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Photographs of the Excitement of Geotechnical Engineering (Failures)
July 10, 2009 2:15 PM   Subscribe


 
Holy cow, this is great stuff. I've always enjoy reading all the details of how they pull off big construction projects, but so much of what I find is very superficial or overly technical. To me the guys working on big construction sites and the engineers that make it happen just don't get enough props in our culture.

Of course one thing I'd like to see is a review of how this accident in China happened.
posted by crapmatic at 2:28 PM on July 10, 2009


crapmatic - wow. It looks vaguely similar to this photo from the shallow foundation set, which had this description:
Widespread damage to buildings occurred throughout Adapazari, Turkey, during the 1999 Kocaeli earthquake. A major cause of damage was liquefaction of the recent alluvial deposits that underlaid large portions of the city. The result was excessive settlements and bearing capacity failures for countless buildings, most of which were supported on shallow foundations.
Insufficient foundations plus earthquakes equals buildings toppling over as one structure. The building itself was clearly held together well, but it didn't tie back into anything significant enough.
posted by filthy light thief at 2:43 PM on July 10, 2009


That fallen-over building was awesome. It takes a lot of hard work for get failure modes like that.
posted by GuyZero at 2:49 PM on July 10, 2009


That kind of thing makes me wonder a lot about long bridges that go through bays, like the Lake Pontchartrain causeway, as they're basically sinking the piers into the same kind of liquified alluvial soil that toppled over those buildings. My recollection of Gulf Coast geology is that it's an alluvial plain and bedrock is many miles down, so I'm not sure how it is those concrete piers are not toppling over. Since there's thousands of them I don't think it's cost-effective for them to overengineer each one. I tried Googling around on this and didn't find anything; sites like this have some good detail but don't explain much about the softness of the soil or how deep the piers go.
posted by crapmatic at 2:57 PM on July 10, 2009


crapmatic -- I can possibly help you with that since I drive across the Causeway every day.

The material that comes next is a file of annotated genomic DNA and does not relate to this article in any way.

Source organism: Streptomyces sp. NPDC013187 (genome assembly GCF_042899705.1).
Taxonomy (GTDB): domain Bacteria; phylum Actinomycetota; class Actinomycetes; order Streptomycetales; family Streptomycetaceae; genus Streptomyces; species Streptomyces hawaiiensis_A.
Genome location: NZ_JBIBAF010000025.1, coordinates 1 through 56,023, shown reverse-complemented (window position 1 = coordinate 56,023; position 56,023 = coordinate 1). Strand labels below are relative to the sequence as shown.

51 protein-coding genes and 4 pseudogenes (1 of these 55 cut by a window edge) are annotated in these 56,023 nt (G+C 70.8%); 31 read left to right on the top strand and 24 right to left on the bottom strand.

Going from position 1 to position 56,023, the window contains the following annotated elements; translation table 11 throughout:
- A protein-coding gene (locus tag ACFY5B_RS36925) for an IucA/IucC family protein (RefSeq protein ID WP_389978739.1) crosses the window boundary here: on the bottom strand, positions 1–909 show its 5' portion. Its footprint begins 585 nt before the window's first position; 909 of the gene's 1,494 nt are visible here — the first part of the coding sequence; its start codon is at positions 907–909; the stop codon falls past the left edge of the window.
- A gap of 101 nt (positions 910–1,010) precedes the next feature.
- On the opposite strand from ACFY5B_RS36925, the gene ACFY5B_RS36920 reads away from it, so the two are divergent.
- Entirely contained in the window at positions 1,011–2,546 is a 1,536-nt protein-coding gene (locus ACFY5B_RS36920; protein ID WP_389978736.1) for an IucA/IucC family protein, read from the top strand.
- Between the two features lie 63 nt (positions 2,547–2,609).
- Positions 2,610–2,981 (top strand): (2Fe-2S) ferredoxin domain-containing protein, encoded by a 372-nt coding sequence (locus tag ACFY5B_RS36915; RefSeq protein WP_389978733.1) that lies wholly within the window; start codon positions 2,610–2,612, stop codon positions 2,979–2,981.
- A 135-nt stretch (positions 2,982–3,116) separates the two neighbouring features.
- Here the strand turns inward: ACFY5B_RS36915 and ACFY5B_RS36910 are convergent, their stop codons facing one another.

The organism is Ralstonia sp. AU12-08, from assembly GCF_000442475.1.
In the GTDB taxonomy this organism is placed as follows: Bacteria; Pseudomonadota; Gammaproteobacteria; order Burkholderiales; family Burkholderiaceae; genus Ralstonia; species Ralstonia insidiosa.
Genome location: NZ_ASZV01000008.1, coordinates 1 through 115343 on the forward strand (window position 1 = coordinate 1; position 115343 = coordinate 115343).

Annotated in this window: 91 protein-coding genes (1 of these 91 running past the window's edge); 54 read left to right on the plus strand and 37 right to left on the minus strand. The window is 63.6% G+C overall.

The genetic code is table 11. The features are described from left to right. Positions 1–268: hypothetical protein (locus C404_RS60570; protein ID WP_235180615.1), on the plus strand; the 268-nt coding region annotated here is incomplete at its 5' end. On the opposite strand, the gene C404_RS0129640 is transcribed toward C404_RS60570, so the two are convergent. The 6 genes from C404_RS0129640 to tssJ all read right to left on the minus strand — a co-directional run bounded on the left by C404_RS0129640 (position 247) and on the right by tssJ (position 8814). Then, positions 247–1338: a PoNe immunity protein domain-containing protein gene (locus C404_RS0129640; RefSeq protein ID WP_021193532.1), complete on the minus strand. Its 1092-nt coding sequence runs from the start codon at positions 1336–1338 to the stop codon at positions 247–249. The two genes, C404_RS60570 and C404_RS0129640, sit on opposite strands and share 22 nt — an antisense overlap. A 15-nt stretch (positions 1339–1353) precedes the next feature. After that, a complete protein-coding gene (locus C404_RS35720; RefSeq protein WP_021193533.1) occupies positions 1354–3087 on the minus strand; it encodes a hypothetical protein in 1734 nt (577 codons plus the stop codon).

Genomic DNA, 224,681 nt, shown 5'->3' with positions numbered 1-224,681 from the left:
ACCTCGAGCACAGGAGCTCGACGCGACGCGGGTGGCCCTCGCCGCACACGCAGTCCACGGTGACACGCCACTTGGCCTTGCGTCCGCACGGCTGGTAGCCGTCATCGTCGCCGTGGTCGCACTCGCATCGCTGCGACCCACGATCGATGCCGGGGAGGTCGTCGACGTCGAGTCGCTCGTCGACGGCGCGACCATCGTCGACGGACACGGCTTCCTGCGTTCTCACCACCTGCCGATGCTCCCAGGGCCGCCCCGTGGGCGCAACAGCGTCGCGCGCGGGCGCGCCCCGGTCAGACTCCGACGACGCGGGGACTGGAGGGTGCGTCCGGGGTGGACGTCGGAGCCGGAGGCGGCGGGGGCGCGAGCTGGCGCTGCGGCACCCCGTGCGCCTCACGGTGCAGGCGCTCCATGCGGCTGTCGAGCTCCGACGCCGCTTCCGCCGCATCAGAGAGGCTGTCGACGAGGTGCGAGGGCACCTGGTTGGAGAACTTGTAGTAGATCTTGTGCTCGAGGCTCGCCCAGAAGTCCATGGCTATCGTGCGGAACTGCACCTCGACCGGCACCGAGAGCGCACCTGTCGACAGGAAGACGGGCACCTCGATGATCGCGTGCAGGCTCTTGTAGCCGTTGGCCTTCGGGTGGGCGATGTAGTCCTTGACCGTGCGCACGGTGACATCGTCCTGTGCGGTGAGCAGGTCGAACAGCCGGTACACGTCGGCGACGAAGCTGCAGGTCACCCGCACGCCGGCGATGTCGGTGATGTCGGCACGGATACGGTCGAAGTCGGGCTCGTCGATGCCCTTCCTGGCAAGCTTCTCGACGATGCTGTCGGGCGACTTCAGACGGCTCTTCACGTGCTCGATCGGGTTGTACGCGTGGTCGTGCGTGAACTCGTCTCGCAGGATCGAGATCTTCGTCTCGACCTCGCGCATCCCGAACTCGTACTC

The southbound span built in 1956 is definitely sinking a bit unevenly and levelling it is one of the things on the Causeway Commission's long-term agenda. Driving across it is a bit of a humpta - dumpta - dumpta type experience nowadays. However, the amount of sinking is limited because the pilings are driven in far enough, and enough of them are used, so that the friction between the sides of the pilings and the soft earth is enough to keep them from moving with respect to the soil. This is standard engineering practice in the area, and is how all the skyscrapers and tall bridges are supported too. There is as you say no bedrock to support anything. The pilings holding up the tall buildings and river bridges are hundreds of feet long, and splayed outward as they are sunk to increase the amount of soil supporting the structure as a whole. Causeway pilings aren't so dramatic because each piling has a relatively modest load. this site has the dimensions; they are sunk about 70 feet into the lake bed.

What causes the severe deformations seen in the photographs is the liquifaction of the soil, which is not its normal state; normally, settled deposits are pretty stable and sink at a relatively constant rate on the order of inches per decade. What causes the liquefaction is earthquakes, and southern Louisiana is a remarkably stable area in that regard. We do have periods of volcanism at intervals of 20,000 years or so as the river deposits enough crap on the continental shelf to push it down into the mantle and lava flows upward, but as it happens we're just about midway through that cycle right now, so the volcanoes are only visible to geophysicists doing seismic oil exploration.

I can say, knowing what is holding up things like One Shell Square and the Huey Long Bridge, that if we ever did have an earthquake losing the Causeway would be the least of our problems.
posted by localroger at 3:35 PM on July 10, 2009 [1 favorite]